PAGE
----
In the late ’60s, Ntozake Shange was a student at Barnard College discovering her budding talent as a writer, publishing in her school’s literary journal, and finding her unique voice. By the time she left us in 2018,  Shange had scorched blazing trails across countless pages and stages, redefining genre and form as we know them, each verse, dance, and song a love letter to Black women and girls, and the community at large.
                Sing a Black Girl’s Song is a new posthumous collection of Shange’s unpublished poems, essays, and plays from throughout the life of the seminal Black feminist writer. In these pages we meet young Shange, learn the moments that inspired for colored girls who have considered suicide/when the rainbow is enuf…, travel with an eclectic family of musicians, sit on “The Couch” opposite Shange’s therapist, and discover plays written after for colored girls’ international success. Sing a Black Girl’s Song houses, in their original form, the literary rebel’s politically charged verses from the Black Arts Movement era alongside her signature tender rhythm and cadence  that capture the minutia and nuance of Black life. Sing a Black Girl’s Song is the continuation of a literary tradition that has bolstered generations of writers and a long-lasting gift from one of the fiercest and most highly celebrated artists of our time.  

  • Furies: Stories of the wicked, wild and untamed

    ANTHOLOGY

    $26.99

    A fun and fearless anthology of feminist tales, by fifteen bestselling, award-winning writers:

    Margaret AtwoodSusie BoytEleanor CrewesEmma DonoghueStella DuffyLinda GrantClaire KohdaCN LesterKirsty LoganCaroline O'DonoghueChibundu OnuzoHelen OyeyemiRachel SeiffertKamila Shamsie and Ali Smith - introduced by Sandi Toksvig.

    DRAGON. TYGRESS. SHE-DEVIL. HUSSY. SIREN. WENCH. HARRIDAN. MUCKRAKER. SPITFIRE. VITUPERATOR. CHURAIL. TERMAGANT. FURY. WARRIOR. VIRAGO.

    For centuries past, and all across the world, there are words that have defined and decried us. Words that raise our hackles, fire up our blood; words that tell a story.

    In this blazing cauldron of a book, fifteen bestselling, award-winning writers have taken up their pens and reclaimed these words, creating an entertaining and irresistible collection of feminist tales for our time.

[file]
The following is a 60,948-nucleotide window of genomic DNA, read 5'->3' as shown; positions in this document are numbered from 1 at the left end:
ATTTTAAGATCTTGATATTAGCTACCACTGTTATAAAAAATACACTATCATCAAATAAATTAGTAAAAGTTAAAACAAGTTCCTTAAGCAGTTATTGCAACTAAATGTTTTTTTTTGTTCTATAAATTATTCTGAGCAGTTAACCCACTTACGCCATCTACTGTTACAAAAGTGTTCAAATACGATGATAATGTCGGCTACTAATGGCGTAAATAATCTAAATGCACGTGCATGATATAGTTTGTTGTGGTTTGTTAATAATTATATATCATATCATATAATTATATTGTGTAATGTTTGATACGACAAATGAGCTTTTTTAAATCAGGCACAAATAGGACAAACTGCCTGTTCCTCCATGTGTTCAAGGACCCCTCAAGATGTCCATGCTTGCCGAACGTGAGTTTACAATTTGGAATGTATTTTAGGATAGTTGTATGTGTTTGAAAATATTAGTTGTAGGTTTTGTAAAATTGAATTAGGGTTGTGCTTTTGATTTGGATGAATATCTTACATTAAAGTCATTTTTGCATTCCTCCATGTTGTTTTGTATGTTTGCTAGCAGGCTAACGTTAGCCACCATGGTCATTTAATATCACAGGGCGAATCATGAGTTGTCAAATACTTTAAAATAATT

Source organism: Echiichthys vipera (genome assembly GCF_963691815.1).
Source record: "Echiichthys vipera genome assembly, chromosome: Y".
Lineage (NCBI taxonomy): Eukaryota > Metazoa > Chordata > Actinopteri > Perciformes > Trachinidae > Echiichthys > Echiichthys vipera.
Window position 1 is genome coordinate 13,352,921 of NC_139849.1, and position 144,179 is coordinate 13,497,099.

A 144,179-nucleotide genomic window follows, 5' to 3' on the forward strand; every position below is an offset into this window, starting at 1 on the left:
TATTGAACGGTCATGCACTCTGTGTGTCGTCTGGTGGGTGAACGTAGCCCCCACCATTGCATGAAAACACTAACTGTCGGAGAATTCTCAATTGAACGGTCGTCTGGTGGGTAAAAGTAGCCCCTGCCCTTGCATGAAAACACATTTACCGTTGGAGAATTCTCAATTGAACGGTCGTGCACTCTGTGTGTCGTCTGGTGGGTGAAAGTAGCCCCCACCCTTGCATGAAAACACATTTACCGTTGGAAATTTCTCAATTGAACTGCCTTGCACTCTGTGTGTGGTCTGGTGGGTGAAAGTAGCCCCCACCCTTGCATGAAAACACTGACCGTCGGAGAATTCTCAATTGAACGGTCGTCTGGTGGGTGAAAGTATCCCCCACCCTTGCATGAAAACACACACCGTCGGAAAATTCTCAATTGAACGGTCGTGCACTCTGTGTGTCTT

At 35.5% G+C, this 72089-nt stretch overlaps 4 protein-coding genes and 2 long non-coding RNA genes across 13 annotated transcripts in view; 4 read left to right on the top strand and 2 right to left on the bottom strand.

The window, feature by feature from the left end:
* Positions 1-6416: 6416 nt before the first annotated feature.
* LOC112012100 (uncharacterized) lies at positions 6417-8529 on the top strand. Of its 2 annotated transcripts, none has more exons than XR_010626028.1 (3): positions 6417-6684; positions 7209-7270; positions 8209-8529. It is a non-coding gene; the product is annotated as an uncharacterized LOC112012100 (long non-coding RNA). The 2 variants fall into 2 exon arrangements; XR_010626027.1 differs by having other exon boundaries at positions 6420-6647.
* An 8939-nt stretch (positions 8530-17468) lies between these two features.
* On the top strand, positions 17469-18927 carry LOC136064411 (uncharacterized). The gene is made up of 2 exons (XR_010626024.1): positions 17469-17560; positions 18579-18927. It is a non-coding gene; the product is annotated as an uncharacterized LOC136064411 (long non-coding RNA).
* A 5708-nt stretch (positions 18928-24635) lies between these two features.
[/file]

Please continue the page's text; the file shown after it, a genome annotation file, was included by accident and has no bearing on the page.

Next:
• This Is Salvaged: Stories

    by Vauhini Vara

    Sold out

    Named a most anticipated book of the year by Literary Hub, Electric Literature and The Millions

    A Best Book of Fall 2023 by Bustle.

    Pushing intimacy to its limits in prose of unearthly beauty, Vauhini Vara explores the nature of being a child, parent, friend, sibling, neighbor, or lover, and the relationships between self and others. A young girl reads the encyclopedia to her elderly neighbor, who is descending into dementia. A pair of teenagers seek intimacy as phone-sex operators. A competitive sibling tries to rise above the drunken mess of her own life to become a loving aunt. One sister consumes the ashes of another. And, in the title story, an experimental artist takes on his most ambitious project yet: constructing a life-size ark according to the Bible’s specifications. In a world defined by estrangement, where is communion to be found? The characters in This Is Salvaged, unmoored in turbulence, are searching fervently for meaning, through one another.

  • Witnesses for the Dead: Stories

    edited by Gary Phillips & Gar Anthony Haywood

    $16.95

    How does witnessing a crime change a person? This powerful collection of stories by a star-studded roster of contributors examines this very question, with proceeds benefitting the Alliance for Safe Traffic Stops.

    Inspired by recent true events, the all-original stories in Witnesses for the Dead are set in motion by the act of witnessing. The characters who populate these pages are not themselves the perpetrators of the crimes they see, but as they grapple with what to do—take action or retreat into the shadows—their lives are indelibly changed.

    In “Envy” by Christopher Chambers, a sweet, shy wallflower looks on as something horrific happens in his neighborhood—revealing something horrific about himself. Agatha Award–winner Richie Narvaez’s “The Gardener of Roses” sees a Puertorriqueña college student on the run from the FBI for her accidental involvement in a “terrorist” plot. Anthony Award–winner Gary Phillips confronts police corruption in “Spiders and Fly.” And the protagonist of “A Family Matter” by IPPY Award–winner Sarah M. Chen investigates the murder of a stranger, leading her to question the political structure of Taiwan entirely. Other stories feature a brothel, the film industry, immigrant detention centers at the Mexico-US border, World War II–torn France, and the COVID-19 pandemic. The stories are incisive, unflinching, wry, dark, and, in some cases, terrifying. You’ll ask yourself: If I saw what they saw, what would I do?

    With contributions from: Scott Alderberg, Cara Black, Christopher Chambers, Sarah M. Chen, Aaron Philip Clark, Teresa Dovalpage, Tod Goldberg, Gar Anthony Haywood, Darrell James, Richie Narvaez, Gary Phillips, SJ Rozan, Alex Segura, and Pamela Samuels Young.

  • Roman Stories

    by Jhumpa Lahiri

    $27.00

    The first short story collection by the Pulitzer Prize–winning author and master of the form since her number one New York Times best seller Unaccustomed Earth • Rome—metropolis and monument, suspended between past and future, multi-faceted and metaphysical—is the protagonist, not the setting, of these nine stories